Otherwise, taverns hosted theater and traveling shows. Punch and Judy shows, magicians (who were often considered the lowest form of entertainment), ventriloquists, jugglers, and circus acts drew people to taverns. Though this depended on location as New England had stricter laws regarding drinking, entertainment, or anything that took them away from work and agony. Deformities were a draw (and still are, but they’re on Reddit and not at a tavern). People with three legs, Siamese twins, ‘a cat with eight legs and two tails’ once drew a crowd to the Green Dragon in Boston. And, these being the times they were, African people, Native American chiefs in full war dress, or little people. It must have been an extraordinary experience, made more so by the fact that everyone was drunk on rum. Things must have been good for a while.

But then the 1760s happened and the political climate changed. The Stamp Act brought in more serious times and taverns changed along with them. Instead of enjoying much anticipated news, people became obsessed with Britain, news of taxes, or the colonies’ response. Men were approached aggressively and asked if they were Loyalist or Patriot. The number of pamphlets exploded. The Sons of Liberty took over the Green Dragon as a headquarters. Drinking songs’ lyrics were tweaked or replaced to become political and rebellious. Revolution was in the air and it couldn’t be denied.

The Green Tavern was at the center of these changes and shifts in society. It was where the Sons of Liberty conceived the idea for the Boston Tea Party and a scheme for eavesdropping on British soldiers. The Green Dragon Tavern has been called the ‘Headquarters of the Revolution’ and was central to meetings of the Sons of Liberty, the Freemasons, and much of America’s push for independence. Moreover, the continental congress put limitations on games or ‘wanton entertainment’ that might distract attention away from the all-important task of war with Britain. Taverns took on a more serious, revolutionary atmosphere, a place where secret plots were hatched and unveiled. Two years later, Paul Revere started the most famous run in American history from the Green Dragon Tavern.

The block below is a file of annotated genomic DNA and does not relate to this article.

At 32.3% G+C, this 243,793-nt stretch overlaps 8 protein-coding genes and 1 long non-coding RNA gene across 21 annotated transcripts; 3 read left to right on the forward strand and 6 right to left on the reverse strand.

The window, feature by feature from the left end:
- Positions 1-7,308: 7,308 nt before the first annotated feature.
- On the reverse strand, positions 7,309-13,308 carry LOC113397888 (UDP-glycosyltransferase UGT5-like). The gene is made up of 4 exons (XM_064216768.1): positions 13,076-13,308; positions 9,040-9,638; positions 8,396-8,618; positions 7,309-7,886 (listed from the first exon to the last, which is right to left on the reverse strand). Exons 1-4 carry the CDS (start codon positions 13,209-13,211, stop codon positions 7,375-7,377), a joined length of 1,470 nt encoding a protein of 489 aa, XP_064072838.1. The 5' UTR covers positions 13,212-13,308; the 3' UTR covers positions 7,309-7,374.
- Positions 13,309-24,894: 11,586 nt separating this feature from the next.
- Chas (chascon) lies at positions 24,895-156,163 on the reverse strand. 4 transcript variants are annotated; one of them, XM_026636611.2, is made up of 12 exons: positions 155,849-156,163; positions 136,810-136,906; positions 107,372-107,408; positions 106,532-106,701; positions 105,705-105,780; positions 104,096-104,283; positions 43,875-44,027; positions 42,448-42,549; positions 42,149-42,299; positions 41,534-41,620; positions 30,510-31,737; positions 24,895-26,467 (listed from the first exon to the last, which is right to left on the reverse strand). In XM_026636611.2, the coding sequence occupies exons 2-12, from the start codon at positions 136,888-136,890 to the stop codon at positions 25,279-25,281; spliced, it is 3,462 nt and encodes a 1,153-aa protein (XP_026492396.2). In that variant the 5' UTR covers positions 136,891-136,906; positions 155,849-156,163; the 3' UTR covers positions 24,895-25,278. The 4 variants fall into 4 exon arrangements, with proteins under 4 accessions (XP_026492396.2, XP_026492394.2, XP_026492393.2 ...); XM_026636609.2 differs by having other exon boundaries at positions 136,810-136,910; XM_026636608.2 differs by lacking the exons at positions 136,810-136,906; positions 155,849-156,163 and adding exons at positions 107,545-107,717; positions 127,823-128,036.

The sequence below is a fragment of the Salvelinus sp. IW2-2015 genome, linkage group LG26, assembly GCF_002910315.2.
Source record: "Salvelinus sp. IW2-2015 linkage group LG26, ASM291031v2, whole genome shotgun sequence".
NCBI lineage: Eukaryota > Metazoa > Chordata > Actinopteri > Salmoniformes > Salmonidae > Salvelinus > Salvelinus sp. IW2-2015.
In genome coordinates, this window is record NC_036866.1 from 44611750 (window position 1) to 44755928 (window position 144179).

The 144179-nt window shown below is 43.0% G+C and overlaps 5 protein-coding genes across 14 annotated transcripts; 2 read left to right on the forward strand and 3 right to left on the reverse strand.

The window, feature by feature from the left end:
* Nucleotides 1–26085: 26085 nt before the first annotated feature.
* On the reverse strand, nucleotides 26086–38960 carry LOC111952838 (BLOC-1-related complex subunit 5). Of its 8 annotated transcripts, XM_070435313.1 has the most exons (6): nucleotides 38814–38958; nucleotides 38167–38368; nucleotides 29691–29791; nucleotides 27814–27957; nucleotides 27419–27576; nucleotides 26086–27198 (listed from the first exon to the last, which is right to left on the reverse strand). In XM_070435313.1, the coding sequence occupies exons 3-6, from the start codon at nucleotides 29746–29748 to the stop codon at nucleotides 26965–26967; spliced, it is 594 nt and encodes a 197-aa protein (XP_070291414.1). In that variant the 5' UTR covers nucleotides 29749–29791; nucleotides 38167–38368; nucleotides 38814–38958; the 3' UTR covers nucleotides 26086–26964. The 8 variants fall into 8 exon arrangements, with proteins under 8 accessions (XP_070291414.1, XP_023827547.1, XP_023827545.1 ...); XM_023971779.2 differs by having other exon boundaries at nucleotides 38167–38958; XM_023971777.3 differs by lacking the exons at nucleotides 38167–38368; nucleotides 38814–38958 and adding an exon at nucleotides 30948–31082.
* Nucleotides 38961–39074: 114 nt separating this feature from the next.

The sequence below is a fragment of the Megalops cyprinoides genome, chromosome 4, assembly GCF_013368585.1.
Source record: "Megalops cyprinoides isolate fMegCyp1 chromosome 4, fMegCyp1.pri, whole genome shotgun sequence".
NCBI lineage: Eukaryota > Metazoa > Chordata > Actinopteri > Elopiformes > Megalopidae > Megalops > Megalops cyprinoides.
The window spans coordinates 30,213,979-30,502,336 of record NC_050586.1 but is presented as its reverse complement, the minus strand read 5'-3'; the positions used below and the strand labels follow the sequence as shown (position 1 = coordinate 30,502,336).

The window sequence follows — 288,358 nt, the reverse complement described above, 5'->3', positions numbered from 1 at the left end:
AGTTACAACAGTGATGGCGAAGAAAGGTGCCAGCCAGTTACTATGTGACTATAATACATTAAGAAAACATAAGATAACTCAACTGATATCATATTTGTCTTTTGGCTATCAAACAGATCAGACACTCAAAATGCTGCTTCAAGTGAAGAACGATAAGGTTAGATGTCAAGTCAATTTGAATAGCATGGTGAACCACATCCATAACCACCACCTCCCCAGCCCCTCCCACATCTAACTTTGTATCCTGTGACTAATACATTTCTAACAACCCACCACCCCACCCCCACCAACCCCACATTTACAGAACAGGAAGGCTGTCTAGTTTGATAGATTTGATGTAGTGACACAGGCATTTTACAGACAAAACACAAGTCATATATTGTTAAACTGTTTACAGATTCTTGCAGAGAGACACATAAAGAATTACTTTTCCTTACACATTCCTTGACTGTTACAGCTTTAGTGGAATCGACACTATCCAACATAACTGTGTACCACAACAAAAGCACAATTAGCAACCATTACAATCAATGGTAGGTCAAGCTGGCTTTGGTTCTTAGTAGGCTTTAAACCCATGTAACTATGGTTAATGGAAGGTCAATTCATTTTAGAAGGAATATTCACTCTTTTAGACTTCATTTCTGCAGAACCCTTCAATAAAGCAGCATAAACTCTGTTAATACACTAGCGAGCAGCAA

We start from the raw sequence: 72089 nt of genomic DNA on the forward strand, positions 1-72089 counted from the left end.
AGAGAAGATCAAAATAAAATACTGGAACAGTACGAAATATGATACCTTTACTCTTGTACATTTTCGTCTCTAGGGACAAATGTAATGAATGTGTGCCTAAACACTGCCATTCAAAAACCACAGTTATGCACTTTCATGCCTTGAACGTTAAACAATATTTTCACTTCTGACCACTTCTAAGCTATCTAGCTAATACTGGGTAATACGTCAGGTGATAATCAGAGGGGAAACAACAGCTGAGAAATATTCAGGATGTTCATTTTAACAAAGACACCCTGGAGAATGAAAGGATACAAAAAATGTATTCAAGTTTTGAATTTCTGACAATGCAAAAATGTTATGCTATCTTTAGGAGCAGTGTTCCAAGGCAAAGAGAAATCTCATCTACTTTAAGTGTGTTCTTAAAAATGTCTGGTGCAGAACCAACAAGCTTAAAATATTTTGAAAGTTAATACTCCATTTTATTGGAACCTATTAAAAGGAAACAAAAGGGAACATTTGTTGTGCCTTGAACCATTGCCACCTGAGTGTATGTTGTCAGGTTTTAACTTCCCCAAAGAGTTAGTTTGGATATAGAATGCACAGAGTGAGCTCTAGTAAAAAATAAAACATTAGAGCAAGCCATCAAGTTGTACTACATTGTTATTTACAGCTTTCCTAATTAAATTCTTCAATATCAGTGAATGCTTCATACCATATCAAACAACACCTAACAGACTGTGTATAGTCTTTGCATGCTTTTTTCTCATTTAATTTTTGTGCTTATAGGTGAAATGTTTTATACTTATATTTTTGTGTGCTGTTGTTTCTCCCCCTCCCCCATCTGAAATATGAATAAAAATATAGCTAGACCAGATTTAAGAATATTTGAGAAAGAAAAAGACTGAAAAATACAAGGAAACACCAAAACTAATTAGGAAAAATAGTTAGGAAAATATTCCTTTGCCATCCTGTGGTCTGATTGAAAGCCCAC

We may judge these things with a perspective of Monday morning quarterbacking 2.5 centuries later, but remember that in 2015 Facebook went from a place of sharing cat pictures and memes about bacon to a place to call each other libtards and Nazis. Twitter stopped being a place where people tried to catch the attention of their favorite celebrities and became a place people went for the spectacle of a walking orange dildo. During WWII sauerkraut became liberty cabbage and during Iraq French fries became liberty fries. It should offer some succor to realize that the founding fathers were just as reactionary as we are. That we may roll our eyes at their reactions as well.

So, what to drink?

The Rum Flip.


    1 ½ ounces dark rum

    ½ ounce heavy cream

    1 teaspoon granulated sugar

    1 fresh egg (whole)

    Garnish: grated nutmeg


Add all ingredients into a shaker and dry-shake (without ice) like that thing talked about your momma. Add ice and shake again until well-chilled. Strain into a cocktail glass. Garnish with a light dusting of freshly grated nutmeg. Drink to the Boston Tea Party, to the patriots, and to the fact that we have Gameboys and basketballs.